Information Management Chief hopes databanks may still come out on top after Scarif
Posted 49 minutes ago
By staff writers at Imperial Navy Headquarters, Coruscant
“Moving forward, I think it’s an exciting opportunity for us to re-invigorate how we approach our information management for major weapons systems,” said Imperial Adm. Geddard Fenn, Director of Imperial Information Management Bureau (IIMB), during his testimony before a Senate Armed Services Committee last week.
His words came in the wake of an explosion on the Outer Rim planet of Scarif that destroyed the Imperial Information Banks in the Citadel, a Class-4 databank facility.
According to Imperial Army Command, the explosion on Scarif also destroyed the local Imperial Garrison. Imperial Navy Outer Rim Fleet Operations Public Affairs Office did not respond to questions before deadline regarding whether any starships were also lost in the explosion.
An investigation convened by the Senate Armed Services into the loss of the Citadel will examine whether the facility came under attack by an armed militia shortly before its destruction, and if information from its data banks could have been stolen in such an attack.
“It’s unlikely the information could have been stolen, and that’s emblematic of the problem,” Admiral Fenn said. “The process of accessing that information, and transmitting or transporting to where it is needed, is grossly inefficient even for our own personnel.”
“Engineers and technicians in the field are privately relaying their concerns to me that they’re not receiving spaceworthiness directives in a timely manner, often putting their lives at risk when they face pirate fleets and militias.”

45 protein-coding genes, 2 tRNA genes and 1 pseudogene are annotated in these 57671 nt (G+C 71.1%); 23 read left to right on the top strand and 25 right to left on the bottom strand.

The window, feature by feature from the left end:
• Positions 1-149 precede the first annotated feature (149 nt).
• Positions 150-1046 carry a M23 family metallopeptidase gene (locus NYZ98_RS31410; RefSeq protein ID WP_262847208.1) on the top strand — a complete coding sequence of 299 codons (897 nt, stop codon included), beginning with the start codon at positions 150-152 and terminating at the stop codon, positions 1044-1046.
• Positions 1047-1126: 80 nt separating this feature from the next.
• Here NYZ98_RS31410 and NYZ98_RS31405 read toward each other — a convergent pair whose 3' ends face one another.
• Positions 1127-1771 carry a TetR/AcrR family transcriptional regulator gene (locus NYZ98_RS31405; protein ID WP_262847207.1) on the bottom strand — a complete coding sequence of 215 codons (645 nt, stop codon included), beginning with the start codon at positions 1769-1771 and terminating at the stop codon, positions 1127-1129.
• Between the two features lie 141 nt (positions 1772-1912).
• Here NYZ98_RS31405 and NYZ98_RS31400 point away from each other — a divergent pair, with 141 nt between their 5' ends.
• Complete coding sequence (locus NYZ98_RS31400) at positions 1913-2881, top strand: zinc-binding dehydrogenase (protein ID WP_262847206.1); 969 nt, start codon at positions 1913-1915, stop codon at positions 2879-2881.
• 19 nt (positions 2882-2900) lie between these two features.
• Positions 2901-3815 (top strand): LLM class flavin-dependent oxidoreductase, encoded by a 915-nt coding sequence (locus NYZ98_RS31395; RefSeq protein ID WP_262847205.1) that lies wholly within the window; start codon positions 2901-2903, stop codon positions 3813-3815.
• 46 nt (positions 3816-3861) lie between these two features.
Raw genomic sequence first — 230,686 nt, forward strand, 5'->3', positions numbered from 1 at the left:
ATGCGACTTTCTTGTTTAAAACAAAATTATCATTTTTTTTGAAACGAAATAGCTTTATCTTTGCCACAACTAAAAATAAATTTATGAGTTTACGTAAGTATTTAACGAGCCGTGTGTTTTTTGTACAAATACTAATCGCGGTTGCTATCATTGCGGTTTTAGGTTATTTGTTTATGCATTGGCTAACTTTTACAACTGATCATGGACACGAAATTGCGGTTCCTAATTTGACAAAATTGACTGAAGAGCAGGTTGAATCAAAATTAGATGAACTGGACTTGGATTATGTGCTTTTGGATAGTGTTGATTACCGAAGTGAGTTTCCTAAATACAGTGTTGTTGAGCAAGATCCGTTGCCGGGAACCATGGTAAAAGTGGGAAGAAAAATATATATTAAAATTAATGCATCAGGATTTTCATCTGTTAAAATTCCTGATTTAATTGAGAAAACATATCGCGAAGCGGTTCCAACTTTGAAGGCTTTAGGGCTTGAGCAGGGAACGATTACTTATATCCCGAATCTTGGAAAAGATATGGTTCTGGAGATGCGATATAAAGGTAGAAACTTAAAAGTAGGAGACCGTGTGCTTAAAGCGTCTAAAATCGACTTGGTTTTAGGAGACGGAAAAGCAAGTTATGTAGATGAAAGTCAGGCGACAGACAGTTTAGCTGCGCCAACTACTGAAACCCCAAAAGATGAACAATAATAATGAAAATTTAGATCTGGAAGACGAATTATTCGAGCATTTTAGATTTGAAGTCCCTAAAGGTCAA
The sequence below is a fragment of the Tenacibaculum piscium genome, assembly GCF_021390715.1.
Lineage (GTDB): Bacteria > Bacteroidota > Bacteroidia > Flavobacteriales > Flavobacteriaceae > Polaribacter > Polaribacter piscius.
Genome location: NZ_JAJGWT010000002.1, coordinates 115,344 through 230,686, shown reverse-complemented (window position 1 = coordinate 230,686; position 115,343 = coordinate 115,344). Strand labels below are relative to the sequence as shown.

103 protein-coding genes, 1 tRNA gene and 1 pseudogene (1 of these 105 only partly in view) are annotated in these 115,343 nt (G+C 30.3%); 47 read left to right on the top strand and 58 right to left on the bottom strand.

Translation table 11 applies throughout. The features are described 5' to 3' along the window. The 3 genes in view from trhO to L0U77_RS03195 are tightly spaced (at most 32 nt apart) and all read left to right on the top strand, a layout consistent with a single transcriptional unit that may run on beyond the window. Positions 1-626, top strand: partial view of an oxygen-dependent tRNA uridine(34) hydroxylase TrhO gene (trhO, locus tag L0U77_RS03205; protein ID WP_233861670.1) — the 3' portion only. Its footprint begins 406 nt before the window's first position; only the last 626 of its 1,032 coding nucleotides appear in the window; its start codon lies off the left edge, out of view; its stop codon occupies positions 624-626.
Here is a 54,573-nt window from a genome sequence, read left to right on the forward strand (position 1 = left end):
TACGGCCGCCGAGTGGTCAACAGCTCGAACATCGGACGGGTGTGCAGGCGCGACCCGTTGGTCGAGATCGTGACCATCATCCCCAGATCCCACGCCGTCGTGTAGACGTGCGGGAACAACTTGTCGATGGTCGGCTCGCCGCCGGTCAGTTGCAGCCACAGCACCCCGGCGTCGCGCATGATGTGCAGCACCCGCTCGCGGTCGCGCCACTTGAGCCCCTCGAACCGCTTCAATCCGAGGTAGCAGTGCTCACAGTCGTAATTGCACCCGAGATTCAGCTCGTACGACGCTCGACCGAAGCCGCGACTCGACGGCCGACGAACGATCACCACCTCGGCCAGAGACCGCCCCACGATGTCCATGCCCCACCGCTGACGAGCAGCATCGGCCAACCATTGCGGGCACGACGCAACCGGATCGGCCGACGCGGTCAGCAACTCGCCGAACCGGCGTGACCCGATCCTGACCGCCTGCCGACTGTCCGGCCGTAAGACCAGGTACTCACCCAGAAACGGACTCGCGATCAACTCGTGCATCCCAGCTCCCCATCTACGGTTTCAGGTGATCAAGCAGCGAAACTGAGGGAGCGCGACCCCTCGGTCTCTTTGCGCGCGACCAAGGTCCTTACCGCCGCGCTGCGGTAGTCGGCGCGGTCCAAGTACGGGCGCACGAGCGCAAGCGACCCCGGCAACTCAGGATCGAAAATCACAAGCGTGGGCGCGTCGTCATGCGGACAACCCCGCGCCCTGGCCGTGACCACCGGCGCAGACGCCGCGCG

Instead, Admiral Fenn said the loss of the Citadel should be a catalyst for reinvesting in the Empire’s galaxy-wide information management systems.
”It’s not a popular view amongst my colleagues, but I’m less concerned about the plans lost on those databanks than I am about the state of our information management,” Admiral Fenn said.
“Retrospective analysis of what might have occurred before the Citadel was vaporised won’t help us understand how we can more efficiently manage information in the future.”
“We can make a fresh start on everything, from universal policy on datafile naming conventions, metadata policy, right up to the user interface and inter-agency file sharing protocols and Holonet data transmitters.”
“Winning this information battle will bring true peace to the Empire.”
Appearing before the Committee for the first time, Admiral Fenn came to the top post within the IIMB two years ago following the resignation of his predecessor Admiral Carvall, who left in controversy following the loss of 30,000 astronavigation maps from the Imperial Library.
When questioned about the financial cost of losing the Citadel by Senator Ainlee Teem of Malastare, Admiral Fenn said the facility had imposed a significant annual obsolescence burden on his organisation.
“We’re still carrying a lot of bad practices from the Republic, which quite frankly, doesn’t allow the Empire to work as efficiently as it could,” Admiral Fenn said.